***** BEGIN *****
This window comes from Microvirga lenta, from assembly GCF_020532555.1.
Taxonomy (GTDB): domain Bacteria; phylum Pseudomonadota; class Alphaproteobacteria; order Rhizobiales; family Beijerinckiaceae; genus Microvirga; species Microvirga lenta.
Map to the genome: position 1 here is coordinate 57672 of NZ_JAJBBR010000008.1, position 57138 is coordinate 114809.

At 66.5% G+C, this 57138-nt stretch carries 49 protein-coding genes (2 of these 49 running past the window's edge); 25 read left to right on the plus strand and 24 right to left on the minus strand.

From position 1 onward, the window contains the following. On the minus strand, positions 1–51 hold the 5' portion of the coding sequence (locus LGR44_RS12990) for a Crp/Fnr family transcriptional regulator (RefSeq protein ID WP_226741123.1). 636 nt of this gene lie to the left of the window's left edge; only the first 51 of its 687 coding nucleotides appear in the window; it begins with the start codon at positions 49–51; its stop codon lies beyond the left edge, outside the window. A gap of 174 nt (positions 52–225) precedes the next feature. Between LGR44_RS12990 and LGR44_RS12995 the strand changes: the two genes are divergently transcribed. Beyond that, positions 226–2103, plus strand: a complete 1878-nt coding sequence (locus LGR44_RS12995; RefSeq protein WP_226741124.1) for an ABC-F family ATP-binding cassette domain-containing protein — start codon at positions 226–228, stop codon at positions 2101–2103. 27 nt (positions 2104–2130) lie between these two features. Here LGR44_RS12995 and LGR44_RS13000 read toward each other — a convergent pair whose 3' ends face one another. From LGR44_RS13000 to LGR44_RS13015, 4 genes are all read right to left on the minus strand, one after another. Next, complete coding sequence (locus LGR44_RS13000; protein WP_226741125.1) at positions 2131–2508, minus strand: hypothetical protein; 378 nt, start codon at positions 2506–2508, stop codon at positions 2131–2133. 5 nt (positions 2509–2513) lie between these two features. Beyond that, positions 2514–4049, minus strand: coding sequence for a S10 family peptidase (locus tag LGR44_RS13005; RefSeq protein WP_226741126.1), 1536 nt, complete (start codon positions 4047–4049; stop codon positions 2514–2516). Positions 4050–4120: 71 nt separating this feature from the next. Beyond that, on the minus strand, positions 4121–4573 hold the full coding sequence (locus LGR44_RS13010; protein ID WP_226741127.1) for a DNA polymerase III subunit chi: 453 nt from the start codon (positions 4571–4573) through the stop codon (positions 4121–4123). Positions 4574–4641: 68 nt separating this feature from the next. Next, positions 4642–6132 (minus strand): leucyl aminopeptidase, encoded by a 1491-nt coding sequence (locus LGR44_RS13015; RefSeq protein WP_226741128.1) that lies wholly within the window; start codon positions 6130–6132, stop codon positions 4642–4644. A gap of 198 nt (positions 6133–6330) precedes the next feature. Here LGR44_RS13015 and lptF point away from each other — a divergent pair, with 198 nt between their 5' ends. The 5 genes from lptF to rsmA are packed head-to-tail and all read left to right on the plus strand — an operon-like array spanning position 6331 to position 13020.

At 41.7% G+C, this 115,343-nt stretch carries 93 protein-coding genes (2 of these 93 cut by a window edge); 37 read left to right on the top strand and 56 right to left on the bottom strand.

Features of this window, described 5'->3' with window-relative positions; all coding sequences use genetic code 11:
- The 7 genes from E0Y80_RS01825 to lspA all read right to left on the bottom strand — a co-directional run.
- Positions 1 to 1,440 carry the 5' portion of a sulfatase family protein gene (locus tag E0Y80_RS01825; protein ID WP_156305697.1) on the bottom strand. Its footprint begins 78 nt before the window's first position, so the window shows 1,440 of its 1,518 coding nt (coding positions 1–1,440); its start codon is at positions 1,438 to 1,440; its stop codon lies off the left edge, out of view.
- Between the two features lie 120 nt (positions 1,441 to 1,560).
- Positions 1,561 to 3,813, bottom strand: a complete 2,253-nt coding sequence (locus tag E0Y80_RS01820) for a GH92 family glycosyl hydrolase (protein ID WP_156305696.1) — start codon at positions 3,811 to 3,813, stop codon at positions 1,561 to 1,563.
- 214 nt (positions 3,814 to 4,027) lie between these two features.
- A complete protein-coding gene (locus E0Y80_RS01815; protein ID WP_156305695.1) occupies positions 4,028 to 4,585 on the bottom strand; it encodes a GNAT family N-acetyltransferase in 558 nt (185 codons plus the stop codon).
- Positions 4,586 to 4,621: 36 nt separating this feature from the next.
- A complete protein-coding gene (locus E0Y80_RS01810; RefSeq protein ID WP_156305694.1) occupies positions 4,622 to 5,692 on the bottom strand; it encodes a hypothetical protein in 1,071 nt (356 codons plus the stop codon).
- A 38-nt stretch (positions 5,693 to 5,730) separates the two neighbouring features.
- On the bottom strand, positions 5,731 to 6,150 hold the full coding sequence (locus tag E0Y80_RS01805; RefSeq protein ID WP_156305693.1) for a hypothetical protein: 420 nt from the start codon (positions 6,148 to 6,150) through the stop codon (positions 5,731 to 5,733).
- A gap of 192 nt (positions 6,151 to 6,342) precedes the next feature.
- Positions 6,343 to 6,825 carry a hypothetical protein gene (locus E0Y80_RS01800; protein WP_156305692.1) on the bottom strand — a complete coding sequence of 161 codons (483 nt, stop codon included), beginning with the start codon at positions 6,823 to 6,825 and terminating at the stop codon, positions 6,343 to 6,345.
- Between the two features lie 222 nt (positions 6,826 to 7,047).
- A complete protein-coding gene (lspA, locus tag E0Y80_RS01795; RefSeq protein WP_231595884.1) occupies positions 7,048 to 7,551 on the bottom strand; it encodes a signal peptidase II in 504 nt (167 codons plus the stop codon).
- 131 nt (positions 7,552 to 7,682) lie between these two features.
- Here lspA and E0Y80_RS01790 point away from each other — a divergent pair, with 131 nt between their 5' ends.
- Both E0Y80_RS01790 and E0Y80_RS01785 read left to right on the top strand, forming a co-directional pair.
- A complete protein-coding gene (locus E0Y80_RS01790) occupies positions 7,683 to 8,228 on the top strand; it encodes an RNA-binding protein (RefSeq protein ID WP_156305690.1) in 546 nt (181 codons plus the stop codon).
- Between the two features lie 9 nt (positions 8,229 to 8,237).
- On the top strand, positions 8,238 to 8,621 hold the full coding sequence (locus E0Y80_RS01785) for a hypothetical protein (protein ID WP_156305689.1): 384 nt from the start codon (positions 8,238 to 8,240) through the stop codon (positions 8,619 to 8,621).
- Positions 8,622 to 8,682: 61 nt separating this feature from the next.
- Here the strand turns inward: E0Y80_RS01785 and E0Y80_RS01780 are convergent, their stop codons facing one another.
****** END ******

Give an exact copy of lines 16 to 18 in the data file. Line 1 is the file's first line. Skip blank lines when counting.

- A 38-nt stretch (positions 5,693 to 5,730) separates the two neighbouring features.
- On the bottom strand, positions 5,731 to 6,150 hold the full coding sequence (locus tag E0Y80_RS01805; RefSeq protein ID WP_156305693.1) for a hypothetical protein: 420 nt from the start codon (positions 6,148 to 6,150) through the stop codon (positions 5,731 to 5,733).
- A gap of 192 nt (positions 6,151 to 6,342) precedes the next feature.